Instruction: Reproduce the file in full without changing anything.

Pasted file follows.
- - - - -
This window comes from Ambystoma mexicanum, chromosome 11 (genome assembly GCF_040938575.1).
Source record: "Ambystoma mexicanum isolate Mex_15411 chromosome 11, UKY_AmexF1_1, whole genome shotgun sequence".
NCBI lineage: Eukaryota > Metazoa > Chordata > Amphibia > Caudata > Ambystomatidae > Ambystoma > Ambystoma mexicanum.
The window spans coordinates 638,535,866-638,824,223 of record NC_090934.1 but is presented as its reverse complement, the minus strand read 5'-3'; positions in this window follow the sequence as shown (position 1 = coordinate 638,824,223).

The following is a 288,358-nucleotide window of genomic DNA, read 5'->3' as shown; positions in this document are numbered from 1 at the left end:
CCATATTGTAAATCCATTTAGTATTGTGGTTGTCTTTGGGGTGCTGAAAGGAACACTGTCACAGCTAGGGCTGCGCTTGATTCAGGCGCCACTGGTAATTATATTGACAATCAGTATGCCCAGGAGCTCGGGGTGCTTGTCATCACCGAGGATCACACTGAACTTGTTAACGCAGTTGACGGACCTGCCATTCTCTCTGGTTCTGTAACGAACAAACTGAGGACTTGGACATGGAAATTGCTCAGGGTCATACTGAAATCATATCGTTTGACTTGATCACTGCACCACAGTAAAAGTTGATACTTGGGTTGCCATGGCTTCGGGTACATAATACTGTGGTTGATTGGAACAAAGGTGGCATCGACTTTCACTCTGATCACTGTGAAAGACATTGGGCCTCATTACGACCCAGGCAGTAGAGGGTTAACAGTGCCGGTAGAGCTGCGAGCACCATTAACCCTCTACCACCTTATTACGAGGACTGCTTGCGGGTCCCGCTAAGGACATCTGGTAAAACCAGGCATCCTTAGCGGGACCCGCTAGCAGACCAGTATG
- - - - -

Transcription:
This window comes from Ambystoma mexicanum, chromosome 11 (genome assembly GCF_040938575.1).
Source record: "Ambystoma mexicanum isolate Mex_15411 chromosome 11, UKY_AmexF1_1, whole genome shotgun sequence".
NCBI lineage: Eukaryota > Metazoa > Chordata > Amphibia > Caudata > Ambystomatidae > Ambystoma > Ambystoma mexicanum.
The window spans coordinates 638,535,866-638,824,223 of record NC_090934.1 but is presented as its reverse complement, the minus strand read 5'-3'; positions in this window follow the sequence as shown (position 1 = coordinate 638,824,223).

The following is a 288,358-nucleotide window of genomic DNA, read 5'->3' as shown; positions in this document are numbered from 1 at the left end:
CCATATTGTAAATCCATTTAGTATTGTGGTTGTCTTTGGGGTGCTGAAAGGAACACTGTCACAGCTAGGGCTGCGCTTGATTCAGGCGCCACTGGTAATTATATTGACAATCAGTATGCCCAGGAGCTCGGGGTGCTTGTCATCACCGAGGATCACACTGAACTTGTTAACGCAGTTGACGGACCTGCCATTCTCTCTGGTTCTGTAACGAACAAACTGAGGACTTGGACATGGAAATTGCTCAGGGTCATACTGAAATCATATCGTTTGACTTGATCACTGCACCACAGTAAAAGTTGATACTTGGGTTGCCATGGCTTCGGGTACATAATACTGTGGTTGATTGGAACAAAGGTGGCATCGACTTTCACTCTGATCACTGTGAAAGACATTGGGCCTCATTACGACCCAGGCAGTAGAGGGTTAACAGTGCCGGTAGAGCTGCGAGCACCATTAACCCTCTACCACCTTATTACGAGGACTGCTTGCGGGTCCCGCTAAGGACATCTGGTAAAACCAGGCATCCTTAGCGGGACCCGCTAGCAGACCAGTATG